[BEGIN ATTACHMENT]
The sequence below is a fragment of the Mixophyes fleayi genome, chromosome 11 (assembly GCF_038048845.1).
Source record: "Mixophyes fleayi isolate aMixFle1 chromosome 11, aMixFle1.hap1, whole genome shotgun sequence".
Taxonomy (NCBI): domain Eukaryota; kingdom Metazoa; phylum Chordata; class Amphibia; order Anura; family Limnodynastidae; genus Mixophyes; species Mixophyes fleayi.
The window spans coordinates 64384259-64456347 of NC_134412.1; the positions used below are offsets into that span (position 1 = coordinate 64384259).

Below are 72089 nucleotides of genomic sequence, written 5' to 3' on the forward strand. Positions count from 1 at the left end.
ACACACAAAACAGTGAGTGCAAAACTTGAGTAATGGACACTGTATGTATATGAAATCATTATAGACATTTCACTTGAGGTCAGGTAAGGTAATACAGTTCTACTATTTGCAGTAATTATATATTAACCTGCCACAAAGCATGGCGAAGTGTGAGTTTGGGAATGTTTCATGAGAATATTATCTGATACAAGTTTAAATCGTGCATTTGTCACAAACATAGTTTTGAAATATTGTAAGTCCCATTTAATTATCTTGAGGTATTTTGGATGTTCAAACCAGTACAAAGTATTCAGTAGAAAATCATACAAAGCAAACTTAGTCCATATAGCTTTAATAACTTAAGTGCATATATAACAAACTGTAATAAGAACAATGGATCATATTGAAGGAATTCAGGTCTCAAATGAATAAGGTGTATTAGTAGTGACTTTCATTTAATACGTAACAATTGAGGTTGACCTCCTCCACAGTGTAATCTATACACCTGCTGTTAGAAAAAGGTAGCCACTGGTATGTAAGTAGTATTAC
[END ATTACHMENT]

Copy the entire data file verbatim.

The sequence below is a fragment of the Mixophyes fleayi genome, chromosome 11 (assembly GCF_038048845.1).
Source record: "Mixophyes fleayi isolate aMixFle1 chromosome 11, aMixFle1.hap1, whole genome shotgun sequence".
Taxonomy (NCBI): domain Eukaryota; kingdom Metazoa; phylum Chordata; class Amphibia; order Anura; family Limnodynastidae; genus Mixophyes; species Mixophyes fleayi.
The window spans coordinates 64384259-64456347 of NC_134412.1; the positions used below are offsets into that span (position 1 = coordinate 64384259).

Below are 72089 nucleotides of genomic sequence, written 5' to 3' on the forward strand. Positions count from 1 at the left end.
ACACACAAAACAGTGAGTGCAAAACTTGAGTAATGGACACTGTATGTATATGAAATCATTATAGACATTTCACTTGAGGTCAGGTAAGGTAATACAGTTCTACTATTTGCAGTAATTATATATTAACCTGCCACAAAGCATGGCGAAGTGTGAGTTTGGGAATGTTTCATGAGAATATTATCTGATACAAGTTTAAATCGTGCATTTGTCACAAACATAGTTTTGAAATATTGTAAGTCCCATTTAATTATCTTGAGGTATTTTGGATGTTCAAACCAGTACAAAGTATTCAGTAGAAAATCATACAAAGCAAACTTAGTCCATATAGCTTTAATAACTTAAGTGCATATATAACAAACTGTAATAAGAACAATGGATCATATTGAAGGAATTCAGGTCTCAAATGAATAAGGTGTATTAGTAGTGACTTTCATTTAATACGTAACAATTGAGGTTGACCTCCTCCACAGTGTAATCTATACACCTGCTGTTAGAAAAAGGTAGCCACTGGTATGTAAGTAGTATTAC